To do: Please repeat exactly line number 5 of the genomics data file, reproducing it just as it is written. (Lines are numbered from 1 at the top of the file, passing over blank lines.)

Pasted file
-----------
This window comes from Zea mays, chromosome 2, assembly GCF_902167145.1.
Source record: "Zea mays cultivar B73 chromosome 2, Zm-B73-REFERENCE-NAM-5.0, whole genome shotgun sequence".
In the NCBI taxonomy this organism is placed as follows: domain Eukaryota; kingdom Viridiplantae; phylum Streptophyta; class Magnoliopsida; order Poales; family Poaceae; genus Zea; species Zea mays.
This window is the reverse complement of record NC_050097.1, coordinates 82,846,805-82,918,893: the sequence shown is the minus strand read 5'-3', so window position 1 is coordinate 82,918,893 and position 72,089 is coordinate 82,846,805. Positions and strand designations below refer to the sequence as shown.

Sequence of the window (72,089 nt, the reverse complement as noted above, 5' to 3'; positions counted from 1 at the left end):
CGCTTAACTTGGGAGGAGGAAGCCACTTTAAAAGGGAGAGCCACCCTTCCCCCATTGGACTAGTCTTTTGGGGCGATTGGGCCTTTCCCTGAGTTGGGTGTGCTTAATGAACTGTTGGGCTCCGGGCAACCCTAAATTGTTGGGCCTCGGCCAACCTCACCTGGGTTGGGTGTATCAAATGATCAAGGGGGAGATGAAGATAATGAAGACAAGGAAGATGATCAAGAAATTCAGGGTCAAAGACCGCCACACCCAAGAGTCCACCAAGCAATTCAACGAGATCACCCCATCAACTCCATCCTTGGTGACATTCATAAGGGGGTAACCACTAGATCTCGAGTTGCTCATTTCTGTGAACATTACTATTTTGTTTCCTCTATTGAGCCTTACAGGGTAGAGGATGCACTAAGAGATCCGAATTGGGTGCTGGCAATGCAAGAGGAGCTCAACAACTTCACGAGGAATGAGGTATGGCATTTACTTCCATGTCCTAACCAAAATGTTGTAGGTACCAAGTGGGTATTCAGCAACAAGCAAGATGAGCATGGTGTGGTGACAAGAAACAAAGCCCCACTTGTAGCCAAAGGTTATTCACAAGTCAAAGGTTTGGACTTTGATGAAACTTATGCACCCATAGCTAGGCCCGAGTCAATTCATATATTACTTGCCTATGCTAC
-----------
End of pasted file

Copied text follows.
Sequence of the window (72,089 nt, the reverse complement as noted above, 5' to 3'; positions counted from 1 at the left end):